5 Tips to Improve Surface Finish On Your Precision Machined Parts

Surface finish issues are especially critical in aerospace and medical applications. Chips recontacting the work and high or unstable Built Up Edge  (BUE) are the usual suspects of poor surface finish on machined parts, regardless of material.   There can be other factors, such as a poorly maintained machine or exhausted metalworking fluids, but these are seldom the case when “the last job on this machine ran just fine.”

Surface finish is critical on precision machined parts.

Surface finish is critical on precision machined parts.

Here are our 5 tips  that you can address on the machine to make poor surface finish go away:

1) Increase the speed SFM (especially on Carbide!). This will help reduce BUE.

2) Reduce the feed per revolution (IPR- inch per revolution). This will help reduce the flank wear.

3) Increase the top rake angle.

4) Add a chip breaker / chip curler.

5) Increase tool nose radius.

We have seen increasing speed to be especially helpful on aerospace and medical machining jobs on stainless steel. Increasing speed is also important when using carbide- carbide likes speed.

If you can see that the chip is recontacting the workpiece,  then address your chip control issues first. Chip control  is the first place to start. Adding  chip control geometry on the tool is  probably the easiest change on non CNC machines.  Modifying the cam to break the chip should also be considered.   On  CNC’s, adding chip breaks into the program is also an easy adjustment. These are especially effective if the workpiece is a gummy material.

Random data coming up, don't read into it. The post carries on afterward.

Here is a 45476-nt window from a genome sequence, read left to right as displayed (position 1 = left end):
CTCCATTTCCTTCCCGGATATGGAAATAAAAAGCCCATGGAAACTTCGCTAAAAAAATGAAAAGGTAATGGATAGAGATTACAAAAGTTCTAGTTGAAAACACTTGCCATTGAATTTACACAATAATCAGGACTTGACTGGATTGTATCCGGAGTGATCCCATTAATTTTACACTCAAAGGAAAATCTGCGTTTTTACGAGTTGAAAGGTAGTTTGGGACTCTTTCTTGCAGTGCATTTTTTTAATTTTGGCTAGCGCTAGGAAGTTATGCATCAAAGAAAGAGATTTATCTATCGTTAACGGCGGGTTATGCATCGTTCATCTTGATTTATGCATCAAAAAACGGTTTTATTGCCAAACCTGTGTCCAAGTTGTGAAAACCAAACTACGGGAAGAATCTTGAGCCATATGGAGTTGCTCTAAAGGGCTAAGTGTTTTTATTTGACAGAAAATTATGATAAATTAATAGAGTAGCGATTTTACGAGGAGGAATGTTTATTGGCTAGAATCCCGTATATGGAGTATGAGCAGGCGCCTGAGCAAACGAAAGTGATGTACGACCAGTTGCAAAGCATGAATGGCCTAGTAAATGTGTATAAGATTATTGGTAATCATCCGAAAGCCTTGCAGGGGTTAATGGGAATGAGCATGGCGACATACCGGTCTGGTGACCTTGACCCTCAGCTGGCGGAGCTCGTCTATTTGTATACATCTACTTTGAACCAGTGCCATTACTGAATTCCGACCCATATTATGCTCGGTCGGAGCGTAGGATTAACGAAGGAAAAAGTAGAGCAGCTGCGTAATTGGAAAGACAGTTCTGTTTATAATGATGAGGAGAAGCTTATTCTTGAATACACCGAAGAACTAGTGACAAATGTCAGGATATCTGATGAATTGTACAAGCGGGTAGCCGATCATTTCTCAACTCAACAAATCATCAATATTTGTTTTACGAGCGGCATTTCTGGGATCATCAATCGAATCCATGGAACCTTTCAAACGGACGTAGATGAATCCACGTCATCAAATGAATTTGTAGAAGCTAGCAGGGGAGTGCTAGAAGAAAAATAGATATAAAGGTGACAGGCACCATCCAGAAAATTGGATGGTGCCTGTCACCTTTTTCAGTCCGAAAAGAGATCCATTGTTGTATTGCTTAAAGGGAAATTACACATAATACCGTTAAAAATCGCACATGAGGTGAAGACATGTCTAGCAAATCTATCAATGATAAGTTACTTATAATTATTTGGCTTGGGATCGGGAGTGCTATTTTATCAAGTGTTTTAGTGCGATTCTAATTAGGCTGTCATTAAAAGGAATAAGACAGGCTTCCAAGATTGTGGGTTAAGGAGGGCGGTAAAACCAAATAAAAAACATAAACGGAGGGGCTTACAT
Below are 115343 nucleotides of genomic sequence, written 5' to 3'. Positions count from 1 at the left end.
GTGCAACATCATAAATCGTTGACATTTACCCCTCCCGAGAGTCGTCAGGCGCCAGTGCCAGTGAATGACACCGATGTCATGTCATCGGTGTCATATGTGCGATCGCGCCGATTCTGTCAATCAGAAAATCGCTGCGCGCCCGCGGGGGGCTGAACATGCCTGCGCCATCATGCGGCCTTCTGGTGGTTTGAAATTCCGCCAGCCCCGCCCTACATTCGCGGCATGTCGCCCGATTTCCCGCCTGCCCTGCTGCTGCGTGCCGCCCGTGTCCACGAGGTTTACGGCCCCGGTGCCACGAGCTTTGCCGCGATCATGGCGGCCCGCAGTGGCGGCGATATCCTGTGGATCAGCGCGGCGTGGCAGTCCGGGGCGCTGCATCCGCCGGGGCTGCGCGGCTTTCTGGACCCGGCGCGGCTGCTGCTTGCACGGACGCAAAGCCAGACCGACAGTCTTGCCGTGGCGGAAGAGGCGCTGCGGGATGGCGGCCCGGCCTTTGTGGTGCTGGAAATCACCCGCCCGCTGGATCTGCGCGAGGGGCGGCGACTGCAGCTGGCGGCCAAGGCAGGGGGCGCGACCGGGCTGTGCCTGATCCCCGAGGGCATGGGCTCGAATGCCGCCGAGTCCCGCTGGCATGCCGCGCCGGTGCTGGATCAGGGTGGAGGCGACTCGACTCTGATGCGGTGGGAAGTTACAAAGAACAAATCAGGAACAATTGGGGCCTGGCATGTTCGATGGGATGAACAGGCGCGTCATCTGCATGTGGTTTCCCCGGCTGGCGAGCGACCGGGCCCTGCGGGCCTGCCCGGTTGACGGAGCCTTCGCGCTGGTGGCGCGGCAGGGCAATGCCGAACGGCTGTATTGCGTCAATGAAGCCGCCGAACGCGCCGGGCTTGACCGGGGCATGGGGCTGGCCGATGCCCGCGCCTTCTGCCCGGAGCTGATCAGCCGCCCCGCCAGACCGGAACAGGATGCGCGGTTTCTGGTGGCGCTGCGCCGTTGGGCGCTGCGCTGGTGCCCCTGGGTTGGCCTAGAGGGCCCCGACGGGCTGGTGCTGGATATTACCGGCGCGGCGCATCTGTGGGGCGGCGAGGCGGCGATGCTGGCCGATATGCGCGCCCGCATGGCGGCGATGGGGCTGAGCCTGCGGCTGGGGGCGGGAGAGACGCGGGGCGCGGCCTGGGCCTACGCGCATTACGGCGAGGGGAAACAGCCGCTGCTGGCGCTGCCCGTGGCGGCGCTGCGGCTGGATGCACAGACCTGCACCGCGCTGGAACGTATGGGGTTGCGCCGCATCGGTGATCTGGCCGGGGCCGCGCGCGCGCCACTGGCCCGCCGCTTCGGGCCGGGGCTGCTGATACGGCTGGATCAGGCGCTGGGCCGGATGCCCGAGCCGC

Built Up Edge (BUE) is impacted by three primary factors: material chemistry (which you can’t change- you already have the material);  surface footage (slower speed means hot chip is in contact with tool longer, creating higher BUE); and tool geometry (the point is to slice or cut, not rub off the material).

Of course, you should make sure that your setup is rigid, your tooling properly seated, your coolant lines  are delivering plenty of coolant  to the tool/work interface, etc., etc.. But these 5 tips are ‘Tools You Can Use’ to improve the surface finish on your problem jobs, including stainless and other aerospace and medical materials.

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One Response to 5 Tips to Improve Surface Finish On Your Precision Machined Parts

  1. GS says:

    What about very large components like turbine blades and buckets.

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